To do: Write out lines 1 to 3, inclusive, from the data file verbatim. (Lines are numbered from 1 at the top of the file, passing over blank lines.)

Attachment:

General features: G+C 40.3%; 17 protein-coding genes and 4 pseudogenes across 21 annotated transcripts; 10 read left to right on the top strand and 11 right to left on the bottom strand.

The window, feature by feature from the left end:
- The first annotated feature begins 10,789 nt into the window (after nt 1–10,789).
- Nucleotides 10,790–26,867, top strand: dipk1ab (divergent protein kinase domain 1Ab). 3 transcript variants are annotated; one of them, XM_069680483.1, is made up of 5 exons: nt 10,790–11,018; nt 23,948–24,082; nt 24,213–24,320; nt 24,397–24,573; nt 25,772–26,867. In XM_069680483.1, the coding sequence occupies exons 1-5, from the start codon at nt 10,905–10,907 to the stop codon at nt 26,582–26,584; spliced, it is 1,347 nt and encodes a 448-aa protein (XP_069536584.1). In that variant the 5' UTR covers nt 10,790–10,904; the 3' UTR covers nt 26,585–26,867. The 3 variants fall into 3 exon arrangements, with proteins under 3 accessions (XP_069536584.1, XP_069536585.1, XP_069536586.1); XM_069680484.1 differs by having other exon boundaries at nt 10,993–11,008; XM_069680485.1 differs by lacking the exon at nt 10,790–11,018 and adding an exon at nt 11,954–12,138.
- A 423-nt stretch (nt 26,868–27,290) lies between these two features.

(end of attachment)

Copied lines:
General features: G+C 40.3%; 17 protein-coding genes and 4 pseudogenes across 21 annotated transcripts; 10 read left to right on the top strand and 11 right to left on the bottom strand.

The window, feature by feature from the left end:
- The first annotated feature begins 10,789 nt into the window (after nt 1–10,789).